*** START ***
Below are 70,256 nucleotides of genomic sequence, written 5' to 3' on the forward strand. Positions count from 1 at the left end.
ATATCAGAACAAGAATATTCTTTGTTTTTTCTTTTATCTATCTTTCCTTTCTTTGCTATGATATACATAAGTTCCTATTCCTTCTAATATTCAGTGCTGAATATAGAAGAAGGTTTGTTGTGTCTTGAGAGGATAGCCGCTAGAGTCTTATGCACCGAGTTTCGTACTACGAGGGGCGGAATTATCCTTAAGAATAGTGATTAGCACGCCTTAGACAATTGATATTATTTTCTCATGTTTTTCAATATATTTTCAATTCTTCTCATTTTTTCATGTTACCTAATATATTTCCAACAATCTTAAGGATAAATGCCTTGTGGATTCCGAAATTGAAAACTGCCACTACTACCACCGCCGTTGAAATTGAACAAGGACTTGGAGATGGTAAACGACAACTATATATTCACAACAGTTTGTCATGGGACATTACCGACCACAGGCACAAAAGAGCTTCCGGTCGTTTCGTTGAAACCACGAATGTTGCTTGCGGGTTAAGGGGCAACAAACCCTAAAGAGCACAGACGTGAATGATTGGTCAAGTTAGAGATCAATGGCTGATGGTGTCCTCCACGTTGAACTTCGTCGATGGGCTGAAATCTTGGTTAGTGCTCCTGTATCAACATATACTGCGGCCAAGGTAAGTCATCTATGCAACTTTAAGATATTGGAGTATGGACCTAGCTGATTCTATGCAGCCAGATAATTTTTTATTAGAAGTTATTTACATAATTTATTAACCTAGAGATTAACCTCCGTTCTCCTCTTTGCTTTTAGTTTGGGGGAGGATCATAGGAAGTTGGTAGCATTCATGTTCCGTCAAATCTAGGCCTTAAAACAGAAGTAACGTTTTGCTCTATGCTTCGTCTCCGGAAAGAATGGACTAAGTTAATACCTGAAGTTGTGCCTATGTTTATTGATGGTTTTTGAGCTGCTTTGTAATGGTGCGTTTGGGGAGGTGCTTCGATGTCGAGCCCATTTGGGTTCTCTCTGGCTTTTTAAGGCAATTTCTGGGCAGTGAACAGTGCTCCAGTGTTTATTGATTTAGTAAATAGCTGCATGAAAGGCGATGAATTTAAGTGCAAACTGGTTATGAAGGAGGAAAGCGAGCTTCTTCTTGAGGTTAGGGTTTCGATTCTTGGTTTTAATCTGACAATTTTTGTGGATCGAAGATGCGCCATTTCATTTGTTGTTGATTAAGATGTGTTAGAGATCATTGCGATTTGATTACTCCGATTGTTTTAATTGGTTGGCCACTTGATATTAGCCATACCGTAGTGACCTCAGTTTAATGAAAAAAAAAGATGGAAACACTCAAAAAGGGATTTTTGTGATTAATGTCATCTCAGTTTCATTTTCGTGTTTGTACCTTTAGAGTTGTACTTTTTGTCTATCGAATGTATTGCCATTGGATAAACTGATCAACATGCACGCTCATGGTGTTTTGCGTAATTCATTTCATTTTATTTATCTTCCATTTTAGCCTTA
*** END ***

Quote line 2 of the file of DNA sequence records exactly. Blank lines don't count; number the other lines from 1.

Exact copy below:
ATATCAGAACAAGAATATTCTTTGTTTTTTCTTTTATCTATCTTTCCTTTCTTTGCTATGATATACATAAGTTCCTATTCCTTCTAATATTCAGTGCTGAATATAGAAGAAGGTTTGTTGTGTCTTGAGAGGATAGCCGCTAGAGTCTTATGCACCGAGTTTCGTACTACGAGGGGCGGAATTATCCTTAAGAATAGTGATTAGCACGCCTTAGACAATTGATATTATTTTCTCATGTTTTTCAATATATTTTCAATTCTTCTCATTTTTTCATGTTACCTAATATATTTCCAACAATCTTAAGGATAAATGCCTTGTGGATTCCGAAATTGAAAACTGCCACTACTACCACCGCCGTTGAAATTGAACAAGGACTTGGAGATGGTAAACGACAACTATATATTCACAACAGTTTGTCATGGGACATTACCGACCACAGGCACAAAAGAGCTTCCGGTCGTTTCGTTGAAACCACGAATGTTGCTTGCGGGTTAAGGGGCAACAAACCCTAAAGAGCACAGACGTGAATGATTGGTCAAGTTAGAGATCAATGGCTGATGGTGTCCTCCACGTTGAACTTCGTCGATGGGCTGAAATCTTGGTTAGTGCTCCTGTATCAACATATACTGCGGCCAAGGTAAGTCATCTATGCAACTTTAAGATATTGGAGTATGGACCTAGCTGATTCTATGCAGCCAGATAATTTTTTATTAGAAGTTATTTACATAATTTATTAACCTAGAGATTAACCTCCGTTCTCCTCTTTGCTTTTAGTTTGGGGGAGGATCATAGGAAGTTGGTAGCATTCATGTTCCGTCAAATCTAGGCCTTAAAACAGAAGTAACGTTTTGCTCTATGCTTCGTCTCCGGAAAGAATGGACTAAGTTAATACCTGAAGTTGTGCCTATGTTTATTGATGGTTTTTGAGCTGCTTTGTAATGGTGCGTTTGGGGAGGTGCTTCGATGTCGAGCCCATTTGGGTTCTCTCTGGCTTTTTAAGGCAATTTCTGGGCAGTGAACAGTGCTCCAGTGTTTATTGATTTAGTAAATAGCTGCATGAAAGGCGATGAATTTAAGTGCAAACTGGTTATGAAGGAGGAAAGCGAGCTTCTTCTTGAGGTTAGGGTTTCGATTCTTGGTTTTAATCTGACAATTTTTGTGGATCGAAGATGCGCCATTTCATTTGTTGTTGATTAAGATGTGTTAGAGATCATTGCGATTTGATTACTCCGATTGTTTTAATTGGTTGGCCACTTGATATTAGCCATACCGTAGTGACCTCAGTTTAATGAAAAAAAAAGATGGAAACACTCAAAAAGGGATTTTTGTGATTAATGTCATCTCAGTTTCATTTTCGTGTTTGTACCTTTAGAGTTGTACTTTTTGTCTATCGAATGTATTGCCATTGGATAAACTGATCAACATGCACGCTCATGGTGTTTTGCGTAATTCATTTCATTTTATTTATCTTCCATTTTAGCCTTA